Damavandi, E., Fessinger, M. B., & McAuliff, B. D. (2015 February). What’s my cat’s name? Accuracy of children’s responses to ground rules questions. Poster presented at the CSUN 19th Annual Student Research and Creative Works Symposium, Northridge, CA. 

Krystia Reed, JD, PhD ('17)

Krystia Reed Pic

  • Position/Assistantship: Instructor, Advanced Social Psychology (Psyc 483)
  • Email Address:
  • Joined the Research Group: Fall 2010
  • Graduated: December 2017
  • Research Interests: Krystia's research interests include how psychology can inform legal processes including legal decision making and legal policies. Particularly, Krystia is interested in how juries and judges make decisions in response to different legal procedures (such as joinder) or characteristics of trial participants (such as gender, attractiveness, the relationship between the accused and the victim, etc.) 
  • Selected Presentations/Publications:

Reed, K., Bornstein, B. H., Jeon, A. B., & Wylie, L. E. (in press). Problem signs in law school: Fostering attorney well-being early in professional training. International Journal of Law and Psychiatry.

American Psychology-Law Society Student Committee (2015). The state of training in law and psychology: Opportunities, needs, and recommendations for students, professionals, and field leaders. Retrieved from

Reed, K. & Bornstein, B. H. (2015). Using mock jury studies to measure community sentiment toward child sexual abusers. In Miller, M. K., Blumenthal, J. A., & Chamberlain, J. (Eds.), Handbook of community sentiment (57 – 68) New York: Spring Science Business Media.

Reed, K. & Bornstein, B. H. (2013). A stressful profession: The experience of attorneys. In Miller, M. K. &  Bornstein, B. (Eds.), Trauma, stress and wellbeing in the legal system (217 - 244) . New York: Oxford University Press. 

Reed, K. & Bornstein, B. H. (2012). Perceptions of Child Sexual Abuse Perpetrators. Society for Personality and Social Psychology in San Diego, CA.

Reed, K. & Groscup, J. (2011). Eye of the beholder: How attorney attractiveness and gender influence community members v. college students. American Psychology-Law Society Annual Meeting in Miami, FL.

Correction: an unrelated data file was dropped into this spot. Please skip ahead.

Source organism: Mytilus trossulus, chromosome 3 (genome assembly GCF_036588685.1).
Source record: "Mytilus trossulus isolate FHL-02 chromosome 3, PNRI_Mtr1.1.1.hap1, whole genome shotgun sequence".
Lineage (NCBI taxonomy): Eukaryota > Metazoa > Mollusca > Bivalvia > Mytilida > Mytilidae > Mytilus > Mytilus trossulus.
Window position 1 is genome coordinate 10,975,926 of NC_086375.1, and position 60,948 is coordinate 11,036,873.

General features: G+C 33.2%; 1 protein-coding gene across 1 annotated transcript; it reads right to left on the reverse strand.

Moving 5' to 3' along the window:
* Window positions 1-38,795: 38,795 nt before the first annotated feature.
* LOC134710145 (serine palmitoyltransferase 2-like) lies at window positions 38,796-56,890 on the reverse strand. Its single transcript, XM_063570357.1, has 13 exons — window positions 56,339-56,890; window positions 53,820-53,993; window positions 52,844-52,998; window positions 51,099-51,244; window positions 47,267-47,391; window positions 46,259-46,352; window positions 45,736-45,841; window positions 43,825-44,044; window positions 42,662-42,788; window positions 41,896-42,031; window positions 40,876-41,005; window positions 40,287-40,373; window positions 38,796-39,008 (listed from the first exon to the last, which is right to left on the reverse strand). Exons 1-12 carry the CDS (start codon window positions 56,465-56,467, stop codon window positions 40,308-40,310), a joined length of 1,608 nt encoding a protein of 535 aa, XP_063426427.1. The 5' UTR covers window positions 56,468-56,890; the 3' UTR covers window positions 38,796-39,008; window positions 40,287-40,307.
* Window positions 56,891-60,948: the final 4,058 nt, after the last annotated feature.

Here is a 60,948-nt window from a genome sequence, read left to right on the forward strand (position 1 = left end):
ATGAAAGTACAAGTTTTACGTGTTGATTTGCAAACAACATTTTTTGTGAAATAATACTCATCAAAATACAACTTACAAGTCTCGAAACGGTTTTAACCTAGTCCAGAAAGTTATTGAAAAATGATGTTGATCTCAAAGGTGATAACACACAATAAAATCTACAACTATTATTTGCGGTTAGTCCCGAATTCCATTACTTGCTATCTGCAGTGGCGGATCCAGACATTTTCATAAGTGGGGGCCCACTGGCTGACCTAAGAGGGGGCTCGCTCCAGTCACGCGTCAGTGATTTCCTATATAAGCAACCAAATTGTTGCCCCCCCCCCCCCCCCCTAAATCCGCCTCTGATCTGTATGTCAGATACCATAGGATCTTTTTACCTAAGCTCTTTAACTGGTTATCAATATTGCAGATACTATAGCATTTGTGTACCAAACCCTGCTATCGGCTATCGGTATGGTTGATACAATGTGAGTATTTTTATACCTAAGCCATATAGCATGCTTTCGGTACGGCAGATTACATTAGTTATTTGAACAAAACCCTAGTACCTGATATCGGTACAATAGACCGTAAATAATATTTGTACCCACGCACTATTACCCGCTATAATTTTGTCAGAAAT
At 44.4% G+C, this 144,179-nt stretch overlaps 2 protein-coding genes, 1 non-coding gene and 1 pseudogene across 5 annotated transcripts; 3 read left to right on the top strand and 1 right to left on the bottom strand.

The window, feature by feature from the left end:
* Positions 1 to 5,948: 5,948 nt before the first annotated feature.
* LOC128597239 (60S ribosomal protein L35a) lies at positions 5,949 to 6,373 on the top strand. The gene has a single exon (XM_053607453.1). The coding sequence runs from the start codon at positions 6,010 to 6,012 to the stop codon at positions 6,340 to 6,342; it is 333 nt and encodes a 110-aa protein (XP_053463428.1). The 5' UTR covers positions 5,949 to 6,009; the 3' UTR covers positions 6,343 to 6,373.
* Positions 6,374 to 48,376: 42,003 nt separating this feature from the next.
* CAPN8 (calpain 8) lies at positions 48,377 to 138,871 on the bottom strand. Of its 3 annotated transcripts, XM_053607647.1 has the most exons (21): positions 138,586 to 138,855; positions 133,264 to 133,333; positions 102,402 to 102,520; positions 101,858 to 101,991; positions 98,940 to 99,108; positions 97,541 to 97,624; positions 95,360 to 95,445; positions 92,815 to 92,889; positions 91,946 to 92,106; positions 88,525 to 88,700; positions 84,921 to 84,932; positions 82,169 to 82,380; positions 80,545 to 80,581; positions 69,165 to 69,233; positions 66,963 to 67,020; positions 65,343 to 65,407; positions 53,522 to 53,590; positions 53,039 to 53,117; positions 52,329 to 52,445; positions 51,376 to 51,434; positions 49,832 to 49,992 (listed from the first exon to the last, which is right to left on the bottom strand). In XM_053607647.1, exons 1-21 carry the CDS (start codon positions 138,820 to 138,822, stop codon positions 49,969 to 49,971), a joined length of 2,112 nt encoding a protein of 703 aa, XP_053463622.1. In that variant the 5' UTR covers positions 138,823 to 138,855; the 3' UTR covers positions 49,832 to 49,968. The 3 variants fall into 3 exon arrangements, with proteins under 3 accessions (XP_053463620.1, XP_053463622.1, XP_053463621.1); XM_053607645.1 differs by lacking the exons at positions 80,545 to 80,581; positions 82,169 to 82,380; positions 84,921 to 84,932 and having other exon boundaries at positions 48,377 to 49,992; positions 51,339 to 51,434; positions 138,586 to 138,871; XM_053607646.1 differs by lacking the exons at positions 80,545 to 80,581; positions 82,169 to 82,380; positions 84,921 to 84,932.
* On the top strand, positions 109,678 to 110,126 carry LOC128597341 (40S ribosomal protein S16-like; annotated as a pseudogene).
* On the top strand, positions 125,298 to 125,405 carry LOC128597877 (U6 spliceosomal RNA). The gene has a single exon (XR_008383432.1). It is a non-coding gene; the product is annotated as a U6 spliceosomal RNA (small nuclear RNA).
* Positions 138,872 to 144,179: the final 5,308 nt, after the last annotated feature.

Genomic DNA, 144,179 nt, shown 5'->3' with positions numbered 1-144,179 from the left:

Reed, K. & Groscup, J. (2010). Hot or not? The effect of attorney attractiveness and gender on juror decision-making. American Psychology-Law Society Annual Meeting in Vancouver, B.C. 

Amy Kleynhans, JD, PhD ('17)

  • Position/Assistantship: Teaching AssistantAmy Kleynhans Pic
  • Email Address: 
  • Joined the Research Group: Fall 2012
  • Graduated: August 2017
  • Research Interests:  Amy's research interests focus on legal decision making, particularly how individual juror decisions can be influenced by issues such as race, religion, emotion and rules of evidence. Amy is interested in how legal policies can influence and be influenced by such factors.
  • Selected Presentations/Publications:

 Kleynhans, A., & Bornstein, B. H. (2015, October). The competitive advantage of interdisciplinary training in law and social sciences. American Psychology Law Society Newsletter, 7-10.

Pearce, M. W., &  Kleynhans, A. (2015). What’s confidential – and what’s not: Can a therapist who warns a potential victim be liable for breaching client confidentiality?American  Psychological Society Monitor on Psychology, 46, 26

 Kleynhans, A., & Bornstein, B.H. (2015). The white man’s court: The impact of rule 606(b) and racism in the jury room. Paper presented at the annual meeting of the American Psychology Law Society in San Diego, CA.

 Kleynhans, A. (2013). The effects of isolation on false confessions. Paper presented at the annual meeting of the American Psychology Law Society in Portland, OR. 

Tim Robicheaux, PhD, MLS ('15)

  • Position/Assistantship: Social Chair
  • E-mail Address: 
  • Graduated: May 2015
  • Research Interests:  Tim's  research interests concern the relationship between HPA-axis stress responding and eyewitness memory with an emphasis on stress at retrieval, as well as jury decision making in both civil and criminal contexts. He designed a Massive Online Open Course (MOOC) entitled "Wrongful Conviction?  The Social Science of Wrongful Convictions." This was the first MOOC offered by the College of the Liberal Arts at Penn State University and had a combined enrollment of over 40,000 students in the two summers it has been offered. It rocked!
  • Selected Presentations/Publications: